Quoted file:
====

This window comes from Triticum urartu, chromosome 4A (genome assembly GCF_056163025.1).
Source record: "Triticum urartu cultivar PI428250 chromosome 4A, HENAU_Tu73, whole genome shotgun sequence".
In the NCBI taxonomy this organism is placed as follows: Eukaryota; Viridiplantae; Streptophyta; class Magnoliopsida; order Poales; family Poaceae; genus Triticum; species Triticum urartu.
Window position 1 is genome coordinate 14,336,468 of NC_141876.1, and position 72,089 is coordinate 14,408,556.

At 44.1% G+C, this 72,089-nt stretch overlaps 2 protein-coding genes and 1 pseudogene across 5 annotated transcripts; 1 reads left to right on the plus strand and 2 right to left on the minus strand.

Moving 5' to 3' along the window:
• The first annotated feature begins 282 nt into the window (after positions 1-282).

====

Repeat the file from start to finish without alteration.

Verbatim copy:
This window comes from Triticum urartu, chromosome 4A (genome assembly GCF_056163025.1).
Source record: "Triticum urartu cultivar PI428250 chromosome 4A, HENAU_Tu73, whole genome shotgun sequence".
In the NCBI taxonomy this organism is placed as follows: Eukaryota; Viridiplantae; Streptophyta; class Magnoliopsida; order Poales; family Poaceae; genus Triticum; species Triticum urartu.
Window position 1 is genome coordinate 14,336,468 of NC_141876.1, and position 72,089 is coordinate 14,408,556.

At 44.1% G+C, this 72,089-nt stretch overlaps 2 protein-coding genes and 1 pseudogene across 5 annotated transcripts; 1 reads left to right on the plus strand and 2 right to left on the minus strand.

Moving 5' to 3' along the window:
• The first annotated feature begins 282 nt into the window (after positions 1-282).